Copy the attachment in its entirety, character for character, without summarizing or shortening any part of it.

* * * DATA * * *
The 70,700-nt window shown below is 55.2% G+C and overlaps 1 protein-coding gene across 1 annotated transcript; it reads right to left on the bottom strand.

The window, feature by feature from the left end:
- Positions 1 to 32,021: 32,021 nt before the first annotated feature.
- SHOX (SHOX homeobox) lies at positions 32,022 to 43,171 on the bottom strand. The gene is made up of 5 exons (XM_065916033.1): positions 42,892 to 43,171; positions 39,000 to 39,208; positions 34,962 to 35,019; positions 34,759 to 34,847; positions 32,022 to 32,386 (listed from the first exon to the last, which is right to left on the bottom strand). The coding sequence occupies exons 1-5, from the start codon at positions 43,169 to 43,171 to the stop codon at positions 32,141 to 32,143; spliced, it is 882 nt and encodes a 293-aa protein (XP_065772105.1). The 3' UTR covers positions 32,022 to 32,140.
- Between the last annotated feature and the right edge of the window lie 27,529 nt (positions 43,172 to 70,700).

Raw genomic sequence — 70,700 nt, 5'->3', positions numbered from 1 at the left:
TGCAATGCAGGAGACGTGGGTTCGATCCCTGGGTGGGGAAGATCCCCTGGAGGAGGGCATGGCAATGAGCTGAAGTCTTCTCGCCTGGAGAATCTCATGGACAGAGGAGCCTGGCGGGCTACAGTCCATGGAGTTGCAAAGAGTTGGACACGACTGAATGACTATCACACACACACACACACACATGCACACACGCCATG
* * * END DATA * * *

The 70,700-nt window shown below is 55.2% G+C and overlaps 1 protein-coding gene across 1 annotated transcript; it reads right to left on the bottom strand.

The window, feature by feature from the left end:
- Positions 1 to 32,021: 32,021 nt before the first annotated feature.
- SHOX (SHOX homeobox) lies at positions 32,022 to 43,171 on the bottom strand. The gene is made up of 5 exons (XM_065916033.1): positions 42,892 to 43,171; positions 39,000 to 39,208; positions 34,962 to 35,019; positions 34,759 to 34,847; positions 32,022 to 32,386 (listed from the first exon to the last, which is right to left on the bottom strand). The coding sequence occupies exons 1-5, from the start codon at positions 43,169 to 43,171 to the stop codon at positions 32,141 to 32,143; spliced, it is 882 nt and encodes a 293-aa protein (XP_065772105.1). The 3' UTR covers positions 32,022 to 32,140.
- Between the last annotated feature and the right edge of the window lie 27,529 nt (positions 43,172 to 70,700).

Raw genomic sequence — 70,700 nt, 5'->3', positions numbered from 1 at the left:
TGCAATGCAGGAGACGTGGGTTCGATCCCTGGGTGGGGAAGATCCCCTGGAGGAGGGCATGGCAATGAGCTGAAGTCTTCTCGCCTGGAGAATCTCATGGACAGAGGAGCCTGGCGGGCTACAGTCCATGGAGTTGCAAAGAGTTGGACACGACTGAATGACTATCACACACACACACACACACATGCACACACGCCATG